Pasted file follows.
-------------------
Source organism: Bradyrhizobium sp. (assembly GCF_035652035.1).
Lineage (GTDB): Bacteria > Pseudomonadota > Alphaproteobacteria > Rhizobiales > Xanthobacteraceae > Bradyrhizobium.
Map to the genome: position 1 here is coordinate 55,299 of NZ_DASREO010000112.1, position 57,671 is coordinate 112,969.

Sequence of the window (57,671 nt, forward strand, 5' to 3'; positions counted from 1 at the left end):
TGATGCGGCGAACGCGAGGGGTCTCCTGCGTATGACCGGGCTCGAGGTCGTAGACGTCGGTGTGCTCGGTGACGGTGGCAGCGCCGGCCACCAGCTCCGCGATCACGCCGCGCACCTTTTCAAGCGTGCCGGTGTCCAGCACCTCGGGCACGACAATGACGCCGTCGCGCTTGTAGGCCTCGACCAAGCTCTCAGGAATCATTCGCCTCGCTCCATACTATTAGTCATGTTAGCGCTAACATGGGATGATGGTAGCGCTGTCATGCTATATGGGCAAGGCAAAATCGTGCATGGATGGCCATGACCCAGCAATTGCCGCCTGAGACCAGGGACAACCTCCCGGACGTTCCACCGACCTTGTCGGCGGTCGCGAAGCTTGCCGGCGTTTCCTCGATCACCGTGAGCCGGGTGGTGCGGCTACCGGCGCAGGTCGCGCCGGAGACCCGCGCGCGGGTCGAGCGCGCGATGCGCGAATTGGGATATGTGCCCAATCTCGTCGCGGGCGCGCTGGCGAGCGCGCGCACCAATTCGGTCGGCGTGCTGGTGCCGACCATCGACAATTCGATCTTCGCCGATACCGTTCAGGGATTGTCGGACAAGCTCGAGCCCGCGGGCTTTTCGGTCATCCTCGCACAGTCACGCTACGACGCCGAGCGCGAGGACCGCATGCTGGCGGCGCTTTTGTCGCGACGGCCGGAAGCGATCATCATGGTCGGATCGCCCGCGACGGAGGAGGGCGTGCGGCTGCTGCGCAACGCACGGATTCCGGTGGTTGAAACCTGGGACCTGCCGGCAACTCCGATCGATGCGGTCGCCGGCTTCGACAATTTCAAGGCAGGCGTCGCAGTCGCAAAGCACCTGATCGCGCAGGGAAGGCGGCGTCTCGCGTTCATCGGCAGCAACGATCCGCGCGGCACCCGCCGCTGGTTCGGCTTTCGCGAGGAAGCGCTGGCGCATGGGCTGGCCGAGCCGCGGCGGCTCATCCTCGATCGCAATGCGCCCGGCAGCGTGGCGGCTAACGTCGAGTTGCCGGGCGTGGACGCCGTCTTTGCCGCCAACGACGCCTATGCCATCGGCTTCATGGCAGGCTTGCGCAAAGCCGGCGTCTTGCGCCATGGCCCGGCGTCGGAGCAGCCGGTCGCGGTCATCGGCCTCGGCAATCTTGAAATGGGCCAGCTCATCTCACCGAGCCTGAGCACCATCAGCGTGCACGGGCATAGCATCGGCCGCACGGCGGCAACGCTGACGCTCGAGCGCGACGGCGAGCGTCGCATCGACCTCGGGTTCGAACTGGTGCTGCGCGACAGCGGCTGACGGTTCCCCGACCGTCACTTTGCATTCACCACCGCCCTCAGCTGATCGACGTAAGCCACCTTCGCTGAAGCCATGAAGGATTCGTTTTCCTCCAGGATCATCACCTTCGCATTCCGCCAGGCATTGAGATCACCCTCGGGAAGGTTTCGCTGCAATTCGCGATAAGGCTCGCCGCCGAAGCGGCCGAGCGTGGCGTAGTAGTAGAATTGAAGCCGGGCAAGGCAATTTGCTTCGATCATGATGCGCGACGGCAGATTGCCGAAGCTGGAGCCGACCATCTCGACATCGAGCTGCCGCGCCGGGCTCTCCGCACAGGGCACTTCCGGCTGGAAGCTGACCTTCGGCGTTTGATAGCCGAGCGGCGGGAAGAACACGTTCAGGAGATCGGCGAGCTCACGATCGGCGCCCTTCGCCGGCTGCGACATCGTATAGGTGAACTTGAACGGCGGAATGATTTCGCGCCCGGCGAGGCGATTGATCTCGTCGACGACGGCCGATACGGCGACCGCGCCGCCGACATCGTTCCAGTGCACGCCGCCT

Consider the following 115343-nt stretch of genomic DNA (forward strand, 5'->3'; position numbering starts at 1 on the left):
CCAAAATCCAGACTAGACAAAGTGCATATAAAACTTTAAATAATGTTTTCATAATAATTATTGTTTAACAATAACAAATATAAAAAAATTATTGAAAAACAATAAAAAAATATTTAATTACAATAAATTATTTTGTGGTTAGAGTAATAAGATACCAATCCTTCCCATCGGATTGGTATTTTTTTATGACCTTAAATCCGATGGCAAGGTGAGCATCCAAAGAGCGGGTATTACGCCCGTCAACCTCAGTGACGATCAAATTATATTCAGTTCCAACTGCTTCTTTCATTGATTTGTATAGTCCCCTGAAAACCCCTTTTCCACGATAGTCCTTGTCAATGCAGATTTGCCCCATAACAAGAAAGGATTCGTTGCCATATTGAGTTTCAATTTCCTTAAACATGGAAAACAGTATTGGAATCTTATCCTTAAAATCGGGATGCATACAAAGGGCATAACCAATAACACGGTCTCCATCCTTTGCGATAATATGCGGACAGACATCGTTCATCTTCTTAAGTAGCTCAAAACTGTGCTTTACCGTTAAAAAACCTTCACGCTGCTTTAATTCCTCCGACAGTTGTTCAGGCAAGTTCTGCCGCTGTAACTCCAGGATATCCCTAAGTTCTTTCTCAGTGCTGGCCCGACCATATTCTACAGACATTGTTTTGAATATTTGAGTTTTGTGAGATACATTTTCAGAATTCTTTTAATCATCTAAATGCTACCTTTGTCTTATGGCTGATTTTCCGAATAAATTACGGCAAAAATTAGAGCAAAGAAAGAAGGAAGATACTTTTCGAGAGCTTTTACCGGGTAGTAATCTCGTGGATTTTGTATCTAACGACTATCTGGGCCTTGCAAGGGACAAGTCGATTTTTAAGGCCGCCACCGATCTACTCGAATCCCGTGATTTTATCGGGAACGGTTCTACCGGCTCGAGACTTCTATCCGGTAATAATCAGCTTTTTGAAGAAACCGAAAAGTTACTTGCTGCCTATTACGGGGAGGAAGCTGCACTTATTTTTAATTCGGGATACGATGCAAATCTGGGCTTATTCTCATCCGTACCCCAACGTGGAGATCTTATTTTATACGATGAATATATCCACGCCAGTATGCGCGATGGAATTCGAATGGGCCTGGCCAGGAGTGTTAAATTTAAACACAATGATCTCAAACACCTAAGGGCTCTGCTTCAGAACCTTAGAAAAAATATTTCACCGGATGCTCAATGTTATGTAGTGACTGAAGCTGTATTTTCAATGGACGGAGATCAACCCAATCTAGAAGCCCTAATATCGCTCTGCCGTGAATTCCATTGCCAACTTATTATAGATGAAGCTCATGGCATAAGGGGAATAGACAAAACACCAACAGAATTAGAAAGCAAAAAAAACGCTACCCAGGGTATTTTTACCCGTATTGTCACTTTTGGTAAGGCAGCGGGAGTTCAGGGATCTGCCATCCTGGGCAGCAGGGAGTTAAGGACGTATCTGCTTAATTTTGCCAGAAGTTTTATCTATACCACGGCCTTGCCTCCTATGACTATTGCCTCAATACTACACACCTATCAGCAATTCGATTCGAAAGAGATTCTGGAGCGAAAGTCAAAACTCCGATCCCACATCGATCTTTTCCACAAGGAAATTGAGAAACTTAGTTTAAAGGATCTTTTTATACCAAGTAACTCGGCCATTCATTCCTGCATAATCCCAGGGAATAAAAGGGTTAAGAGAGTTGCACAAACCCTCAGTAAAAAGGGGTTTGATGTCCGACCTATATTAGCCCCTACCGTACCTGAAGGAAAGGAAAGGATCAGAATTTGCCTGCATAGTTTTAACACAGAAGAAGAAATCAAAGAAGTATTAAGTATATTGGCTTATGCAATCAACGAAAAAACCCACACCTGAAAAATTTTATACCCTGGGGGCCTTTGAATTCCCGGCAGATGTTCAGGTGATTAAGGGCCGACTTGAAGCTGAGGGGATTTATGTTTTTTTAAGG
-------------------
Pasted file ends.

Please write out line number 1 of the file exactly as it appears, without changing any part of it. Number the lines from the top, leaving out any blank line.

Source organism: Bradyrhizobium sp. (assembly GCF_035652035.1).